Understanding DeFi Protocols

DeFi protocols are essential for the inclusion of businesses in countries with limited access to the global banking apparatus, as they provide transparency to stakeholders and users on how funds are used. Unlike TradFi, DeFi protocols provide investors with additional security and transparency to check the status of their assets. While centralized institutions move investors’ money according to their needs, DeFi protocols allow users to monitor their investments on a public blockchain ledger.

An example of such protocols is Uniswap, a decentralized cryptocurrency exchange for merchants and liquidity providers. Uniswap facilitates automated transactions between cryptocurrency tokens on the Ethereum blockchain through the use of smart contracts. There are insurance platforms like Nexus Mutual for Ethereum users who want to share the risk of smart contracts, participate in the governance process, and earn rewards by doing so. Also on this list: peer-to-peer platform MakerDAO, which bridges crypto and fiat currency by pegging the DAI token to the US dollar. When linked to a more stable currency, users can transfer money more cheaply, trade or save assets, and earn interest. Until recently, they felt reassured that the value of their tokens would not collapse. However, the U.S. Treasury Department’s decision to sanction Tornado Cash, which allowed crypto users to transact anonymously, now threatens the decentralized nature of MakerDAO’s DAI stablecoin as the platform scrambles to reduce risk. centralized token exposure.

Measuring risk within DeFi

DeFi projects do not rely on intermediaries, so the same risk management strategies do not apply. Smart contracts introduce new forms of risk, such as attackers stealing funds by exploiting bugs in vulnerable code. The first step is to identify and assign different levels of risk at the deployed smart contract level.

Impermanent loss may be the biggest risk for liquidity providers and refers to the difference between holding crypto assets – the HODL strategy – and locking them in a pool of liquidity. This only happens when the performance of one token deviates from the other, and once you withdraw your liquidity from the pool, this loss becomes permanent. The greater the gap, the greater the loss. It can be profitable to provide liquidity when there are a lot of trades in the pool, even if the pool may suffer temporary losses. It depends on the protocol, specific pool, deposited assets and general market conditions.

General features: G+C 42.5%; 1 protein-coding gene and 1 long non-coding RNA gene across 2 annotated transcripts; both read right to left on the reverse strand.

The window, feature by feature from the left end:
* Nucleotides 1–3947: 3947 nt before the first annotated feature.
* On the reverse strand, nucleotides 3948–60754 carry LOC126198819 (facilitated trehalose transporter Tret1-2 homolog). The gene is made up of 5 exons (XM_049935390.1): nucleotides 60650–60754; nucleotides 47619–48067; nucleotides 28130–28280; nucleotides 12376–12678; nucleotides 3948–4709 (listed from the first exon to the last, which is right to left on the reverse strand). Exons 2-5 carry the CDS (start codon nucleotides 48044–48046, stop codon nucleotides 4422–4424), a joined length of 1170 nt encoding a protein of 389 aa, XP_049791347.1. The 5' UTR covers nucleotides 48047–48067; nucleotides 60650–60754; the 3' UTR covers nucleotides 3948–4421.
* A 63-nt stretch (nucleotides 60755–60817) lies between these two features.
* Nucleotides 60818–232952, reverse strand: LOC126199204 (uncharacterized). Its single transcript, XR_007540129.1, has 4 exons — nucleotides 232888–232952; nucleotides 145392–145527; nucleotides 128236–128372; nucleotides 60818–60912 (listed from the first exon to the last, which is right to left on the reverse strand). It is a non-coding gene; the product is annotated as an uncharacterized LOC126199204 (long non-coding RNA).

There are always risks when it comes to gas fees, tokens, governance, and even regulatory and exogenous risks. But just as risk management models have built a solid foundation for modern financial markets, DeFi is forcing startups to reinvent these models and implement them in their protocols and as part of decentralized applications (dApps).

Choose multiple use cases

DeFi has the ability to outperform aging TradFi models and systems, especially as DeFi initiatives and application cases increase. Peer-to-peer borrowing and lending, decentralized exchanges, and insurance to Decentralized Autonomous Organizations (DAOs) are only growing in this context. For any crypto startup wishing to integrate DeFi, defining your use cases is essential – and one is not enough. If you want to focus on governance, trading, exchange, or derivatives, that’s great, but think bigger too. Find ways to build on the old DeFi system. Use your DeFi use cases to develop the risk management models and optimization the industry needs. This is the answer to creating stability during volatility. This is how you achieve unicorn status.